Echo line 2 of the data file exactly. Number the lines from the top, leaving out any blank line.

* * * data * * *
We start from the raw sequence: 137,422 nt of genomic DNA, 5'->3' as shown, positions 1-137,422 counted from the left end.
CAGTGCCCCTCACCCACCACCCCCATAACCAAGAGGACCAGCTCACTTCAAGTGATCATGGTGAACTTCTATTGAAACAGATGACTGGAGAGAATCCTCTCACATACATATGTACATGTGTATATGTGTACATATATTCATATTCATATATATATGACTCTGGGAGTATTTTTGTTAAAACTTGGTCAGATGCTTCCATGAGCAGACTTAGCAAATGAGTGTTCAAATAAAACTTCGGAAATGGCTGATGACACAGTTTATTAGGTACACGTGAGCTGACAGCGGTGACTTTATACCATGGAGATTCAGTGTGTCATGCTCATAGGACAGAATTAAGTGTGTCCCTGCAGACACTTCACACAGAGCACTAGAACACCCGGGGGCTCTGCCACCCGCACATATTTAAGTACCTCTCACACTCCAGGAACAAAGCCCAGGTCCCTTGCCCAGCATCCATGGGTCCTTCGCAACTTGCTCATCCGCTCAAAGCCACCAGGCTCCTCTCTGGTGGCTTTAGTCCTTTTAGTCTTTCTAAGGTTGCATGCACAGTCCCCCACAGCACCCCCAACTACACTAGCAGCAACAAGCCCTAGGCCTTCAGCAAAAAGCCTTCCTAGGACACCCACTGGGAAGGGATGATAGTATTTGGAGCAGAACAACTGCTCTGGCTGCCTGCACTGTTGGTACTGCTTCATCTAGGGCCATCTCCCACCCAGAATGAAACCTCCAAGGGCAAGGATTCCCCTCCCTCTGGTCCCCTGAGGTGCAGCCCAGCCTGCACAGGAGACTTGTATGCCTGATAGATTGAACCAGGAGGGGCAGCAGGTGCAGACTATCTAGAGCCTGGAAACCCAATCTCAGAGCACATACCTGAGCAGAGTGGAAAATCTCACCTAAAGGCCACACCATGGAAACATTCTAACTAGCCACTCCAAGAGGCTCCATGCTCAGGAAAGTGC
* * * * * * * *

CAGTGCCCCTCACCCACCACCCCCATAACCAAGAGGACCAGCTCACTTCAAGTGATCATGGTGAACTTCTATTGAAACAGATGACTGGAGAGAATCCTCTCACATACATATGTACATGTGTATATGTGTACATATATTCATATTCATATATATATGACTCTGGGAGTATTTTTGTTAAAACTTGGTCAGATGCTTCCATGAGCAGACTTAGCAAATGAGTGTTCAAATAAAACTTCGGAAATGGCTGATGACACAGTTTATTAGGTACACGTGAGCTGACAGCGGTGACTTTATACCATGGAGATTCAGTGTGTCATGCTCATAGGACAGAATTAAGTGTGTCCCTGCAGACACTTCACACAGAGCACTAGAACACCCGGGGGCTCTGCCACCCGCACATATTTAAGTACCTCTCACACTCCAGGAACAAAGCCCAGGTCCCTTGCCCAGCATCCATGGGTCCTTCGCAACTTGCTCATCCGCTCAAAGCCACCAGGCTCCTCTCTGGTGGCTTTAGTCCTTTTAGTCTTTCTAAGGTTGCATGCACAGTCCCCCACAGCACCCCCAACTACACTAGCAGCAACAAGCCCTAGGCCTTCAGCAAAAAGCCTTCCTAGGACACCCACTGGGAAGGGATGATAGTATTTGGAGCAGAACAACTGCTCTGGCTGCCTGCACTGTTGGTACTGCTTCATCTAGGGCCATCTCCCACCCAGAATGAAACCTCCAAGGGCAAGGATTCCCCTCCCTCTGGTCCCCTGAGGTGCAGCCCAGCCTGCACAGGAGACTTGTATGCCTGATAGATTGAACCAGGAGGGGCAGCAGGTGCAGACTATCTAGAGCCTGGAAACCCAATCTCAGAGCACATACCTGAGCAGAGTGGAAAATCTCACCTAAAGGCCACACCATGGAAACATTCTAACTAGCCACTCCAAGAGGCTCCATGCTCAGGAAAGTGC